“Shell shock” is ascribed as the cause for the mental collapse Monday noon of Private Fred G. Greenberg, A Battery, 120th Field Artillery, of Milwaukee, Wis., who ran out of the telephone office, biting and kicking buildings, telegraph poles and a railroad fence. A detail of provost guards overpowered him in front of Poullus’ fruit store and took him to the psychopathic ward, base hospital.
The comfort station in Depot square has been closed this week by order of the state board of health, as they do not wish to carry on the expense of maintenance any longer. It was built by the state board at an expense of $10,000, it is said, and they will sell it or move it away, it is expected, before very long.
Camp News. Plans are maturing for the officers’ training school which is scheduled to open shortly. The candidates will be quartered in the regimental area just vacated by the 101st Infantry and before that by the 73rd and 302nd Infantry Regiments. The course is planned to cover the summer months and to include instruction in all infantry subjects, as well as army paper work. All the training fields and ranges will be thrown open for the use of the special classes. Regular army officers will supervise the instruction and regular army non-coms will act as drillmasters. The commander of the school has not been named, but it is anticipated that Lieut. Col. E. F. Harding, who was for six years an instructor at West Point, may be one of the instructors.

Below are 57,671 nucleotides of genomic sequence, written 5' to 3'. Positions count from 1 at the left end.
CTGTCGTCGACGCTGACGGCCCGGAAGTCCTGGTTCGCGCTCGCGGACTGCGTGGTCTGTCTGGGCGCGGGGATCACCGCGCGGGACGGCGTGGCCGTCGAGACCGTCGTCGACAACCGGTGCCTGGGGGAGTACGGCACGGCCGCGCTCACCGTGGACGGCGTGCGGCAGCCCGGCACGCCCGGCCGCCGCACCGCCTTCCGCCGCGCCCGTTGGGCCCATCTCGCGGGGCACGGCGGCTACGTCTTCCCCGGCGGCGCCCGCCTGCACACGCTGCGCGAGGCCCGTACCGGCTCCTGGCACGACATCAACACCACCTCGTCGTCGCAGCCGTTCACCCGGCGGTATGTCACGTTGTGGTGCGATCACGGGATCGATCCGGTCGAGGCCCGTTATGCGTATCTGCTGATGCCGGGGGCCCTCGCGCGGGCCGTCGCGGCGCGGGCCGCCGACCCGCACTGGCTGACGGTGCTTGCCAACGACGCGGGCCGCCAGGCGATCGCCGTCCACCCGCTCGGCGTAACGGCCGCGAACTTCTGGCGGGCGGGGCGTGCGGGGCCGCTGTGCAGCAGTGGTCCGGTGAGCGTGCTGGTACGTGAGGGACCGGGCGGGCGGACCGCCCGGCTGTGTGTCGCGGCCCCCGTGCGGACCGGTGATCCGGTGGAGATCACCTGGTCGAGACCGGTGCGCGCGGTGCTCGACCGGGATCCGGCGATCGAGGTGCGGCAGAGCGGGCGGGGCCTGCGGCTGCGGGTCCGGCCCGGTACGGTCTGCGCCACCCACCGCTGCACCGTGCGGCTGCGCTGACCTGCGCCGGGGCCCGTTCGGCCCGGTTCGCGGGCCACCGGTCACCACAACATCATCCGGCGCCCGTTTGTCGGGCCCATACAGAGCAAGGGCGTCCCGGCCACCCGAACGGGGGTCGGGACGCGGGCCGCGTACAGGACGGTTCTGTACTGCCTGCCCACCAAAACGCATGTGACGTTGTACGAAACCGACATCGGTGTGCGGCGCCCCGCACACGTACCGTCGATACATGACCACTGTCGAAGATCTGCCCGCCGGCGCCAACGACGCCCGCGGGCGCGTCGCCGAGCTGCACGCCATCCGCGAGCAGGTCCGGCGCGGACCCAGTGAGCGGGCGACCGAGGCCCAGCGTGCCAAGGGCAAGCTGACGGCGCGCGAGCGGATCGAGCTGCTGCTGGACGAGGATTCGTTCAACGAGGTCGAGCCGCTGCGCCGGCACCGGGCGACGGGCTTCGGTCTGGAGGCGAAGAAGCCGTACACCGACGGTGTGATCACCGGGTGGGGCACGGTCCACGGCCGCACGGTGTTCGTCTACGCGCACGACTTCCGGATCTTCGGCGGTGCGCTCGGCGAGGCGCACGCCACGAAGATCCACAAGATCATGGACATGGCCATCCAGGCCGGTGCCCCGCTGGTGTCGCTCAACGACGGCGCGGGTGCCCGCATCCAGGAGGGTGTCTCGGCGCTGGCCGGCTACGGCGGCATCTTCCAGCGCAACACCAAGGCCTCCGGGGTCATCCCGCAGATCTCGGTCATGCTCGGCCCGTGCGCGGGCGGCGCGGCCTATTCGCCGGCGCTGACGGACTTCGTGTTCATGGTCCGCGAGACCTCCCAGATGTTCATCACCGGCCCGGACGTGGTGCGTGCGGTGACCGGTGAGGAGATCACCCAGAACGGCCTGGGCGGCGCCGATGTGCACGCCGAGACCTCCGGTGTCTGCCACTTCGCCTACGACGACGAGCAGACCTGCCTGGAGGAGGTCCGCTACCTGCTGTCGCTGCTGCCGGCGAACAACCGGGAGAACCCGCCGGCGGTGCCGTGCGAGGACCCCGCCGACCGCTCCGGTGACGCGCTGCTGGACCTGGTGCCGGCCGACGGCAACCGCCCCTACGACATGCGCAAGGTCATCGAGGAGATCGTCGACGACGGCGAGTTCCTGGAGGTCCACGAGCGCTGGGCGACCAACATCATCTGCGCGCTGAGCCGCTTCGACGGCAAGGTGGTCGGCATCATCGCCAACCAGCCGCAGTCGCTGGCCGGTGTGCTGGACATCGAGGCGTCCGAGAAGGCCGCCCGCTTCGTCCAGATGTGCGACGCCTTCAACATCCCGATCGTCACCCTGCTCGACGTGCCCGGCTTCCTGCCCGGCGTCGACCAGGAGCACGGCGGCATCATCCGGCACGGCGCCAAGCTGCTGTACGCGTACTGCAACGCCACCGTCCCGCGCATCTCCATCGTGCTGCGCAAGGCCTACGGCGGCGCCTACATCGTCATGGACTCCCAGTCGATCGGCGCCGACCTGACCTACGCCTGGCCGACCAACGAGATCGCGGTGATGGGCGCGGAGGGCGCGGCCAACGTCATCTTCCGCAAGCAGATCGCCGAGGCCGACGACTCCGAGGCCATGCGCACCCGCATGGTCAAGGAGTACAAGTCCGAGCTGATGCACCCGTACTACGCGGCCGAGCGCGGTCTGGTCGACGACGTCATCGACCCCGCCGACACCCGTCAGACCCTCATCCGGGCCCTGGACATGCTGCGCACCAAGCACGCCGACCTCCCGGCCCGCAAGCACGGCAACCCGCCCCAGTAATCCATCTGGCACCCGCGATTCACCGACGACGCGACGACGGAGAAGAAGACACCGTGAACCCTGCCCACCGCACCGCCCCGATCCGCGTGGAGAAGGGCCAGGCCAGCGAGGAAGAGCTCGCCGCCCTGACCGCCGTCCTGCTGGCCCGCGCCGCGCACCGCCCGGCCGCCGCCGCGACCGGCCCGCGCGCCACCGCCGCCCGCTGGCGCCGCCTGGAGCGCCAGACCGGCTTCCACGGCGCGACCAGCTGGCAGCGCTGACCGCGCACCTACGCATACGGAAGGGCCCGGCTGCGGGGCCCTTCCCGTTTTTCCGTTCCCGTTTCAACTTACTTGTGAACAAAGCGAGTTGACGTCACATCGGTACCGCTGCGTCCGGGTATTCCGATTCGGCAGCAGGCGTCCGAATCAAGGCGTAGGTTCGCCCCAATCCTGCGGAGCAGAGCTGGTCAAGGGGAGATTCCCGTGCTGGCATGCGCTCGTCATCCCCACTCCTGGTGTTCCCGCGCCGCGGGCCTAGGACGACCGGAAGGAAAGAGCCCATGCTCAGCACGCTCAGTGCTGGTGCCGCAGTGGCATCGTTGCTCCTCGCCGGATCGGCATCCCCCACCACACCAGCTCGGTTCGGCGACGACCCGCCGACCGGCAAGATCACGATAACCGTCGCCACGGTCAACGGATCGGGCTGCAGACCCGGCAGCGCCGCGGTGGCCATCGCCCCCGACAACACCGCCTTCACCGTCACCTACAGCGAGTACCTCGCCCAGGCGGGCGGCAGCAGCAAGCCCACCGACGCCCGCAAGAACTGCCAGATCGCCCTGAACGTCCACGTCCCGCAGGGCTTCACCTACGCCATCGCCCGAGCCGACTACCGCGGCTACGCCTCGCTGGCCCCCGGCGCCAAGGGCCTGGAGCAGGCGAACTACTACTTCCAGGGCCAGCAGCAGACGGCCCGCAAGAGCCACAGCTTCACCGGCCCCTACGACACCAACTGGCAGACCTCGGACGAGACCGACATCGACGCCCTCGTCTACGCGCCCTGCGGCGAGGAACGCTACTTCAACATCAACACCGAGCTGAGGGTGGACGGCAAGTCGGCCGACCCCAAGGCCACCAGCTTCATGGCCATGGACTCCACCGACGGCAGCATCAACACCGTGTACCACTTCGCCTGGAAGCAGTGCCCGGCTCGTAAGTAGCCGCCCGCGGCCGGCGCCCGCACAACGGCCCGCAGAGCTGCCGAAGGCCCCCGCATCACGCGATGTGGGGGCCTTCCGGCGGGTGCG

The land within the limits of the permanent camp will pass under government ownership beginning May 20, the date on which Major Robert Bonner, quartermaster acquisition officer, has been instructed to institute condemnation proceedings. On that date the army will take over the land, cancelling leases and stopping rentals. Owners of property who have not signed preliminary agreements to sell have been requested to visit the land office immediately in order to avoid tangles.